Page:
Scientists studying the 2018 eruption of Kīlauea volcano in Hawai’i have discovered a way to predict the violence of future eruptions. They use the viscosity of magma for forecasting.
Magma is the molten rock that builds up within a volcano and eventually spews out to become lava. But not all magma is created equal. Below the surface, its chemical composition plays a huge role in an eruption, not only determining the eruption style, but also the type of volcano cone and what rocks will be formed in the aftermath.
In particular, the way magma flows is crucial. Viscous (thick) magma causes more powerful explosions, because it prevents gas from escaping through underground vents. Pressure builds up inside the volcano – until the magma breaks the seal and explodes out, resulting in greater devastation for nearby populations. Thinner, less viscous magma, on the other hand, generates more gentle eruptions.
Fast facts about the Kīlauea volcano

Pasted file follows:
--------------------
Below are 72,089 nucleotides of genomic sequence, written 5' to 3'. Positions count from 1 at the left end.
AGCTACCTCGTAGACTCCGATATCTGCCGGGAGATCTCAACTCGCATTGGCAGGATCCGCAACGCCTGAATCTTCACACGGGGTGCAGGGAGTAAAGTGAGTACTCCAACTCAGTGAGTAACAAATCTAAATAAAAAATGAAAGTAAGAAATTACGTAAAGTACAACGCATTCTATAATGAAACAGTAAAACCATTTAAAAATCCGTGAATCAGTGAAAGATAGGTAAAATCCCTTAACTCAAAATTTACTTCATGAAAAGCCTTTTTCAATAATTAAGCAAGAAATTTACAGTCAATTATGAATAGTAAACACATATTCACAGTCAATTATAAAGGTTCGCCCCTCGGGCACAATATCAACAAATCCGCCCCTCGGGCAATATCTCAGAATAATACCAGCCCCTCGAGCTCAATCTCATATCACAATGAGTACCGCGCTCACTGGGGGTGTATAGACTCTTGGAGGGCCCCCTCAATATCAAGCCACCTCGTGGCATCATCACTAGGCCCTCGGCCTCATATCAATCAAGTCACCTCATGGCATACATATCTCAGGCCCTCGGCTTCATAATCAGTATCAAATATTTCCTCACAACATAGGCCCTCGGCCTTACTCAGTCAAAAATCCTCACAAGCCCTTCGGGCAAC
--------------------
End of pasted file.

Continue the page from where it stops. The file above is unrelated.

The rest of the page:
- Kīlauea is the most active of the five volcanoes that compose Hawai’i’s Big Island.
- Powerful eruptions continued for three months, destroying over 700 homes and devastating residential areas.
- The landscape was also changed by tens of thousands of earthquakes, towering ash plumes, and a massive collapse of Kīlauea caldera.
- The eruption ended in August 2018, but another eruption began in December 2020 and is still ongoing.
“But magma viscosity is usually only quantified well after an eruption, not in advance,” explains Diana Roman from the Carnegie Institute of Science in the US. “So, we are always trying to identify early indications of magma viscosity that could help forecast a volcano’s eruption style.”
Roman led a team of researchers to identify just such an indicator, based on observing a three-month-long eruption of the Kīlauea volcano in 2018. The team gathered data about the behaviour of both high- and low-viscosity magma, as well as using seismic instruments to measure the 3D orientation and movement of faults (stress fractures appearing in the rock from volcanic activity).
Their results, published in Nature, suggest that the direction of fault movements can be used to estimate the viscosity of magma.
“We were able to show that with robust monitoring we can relate pressure and stress in a volcano’s plumbing system to the underground movement of more viscous magma,” says Roman.
“This will enable monitoring experts to better anticipate the eruption behaviour of volcanoes like Kīlauea and to tailor response strategies in advance.”
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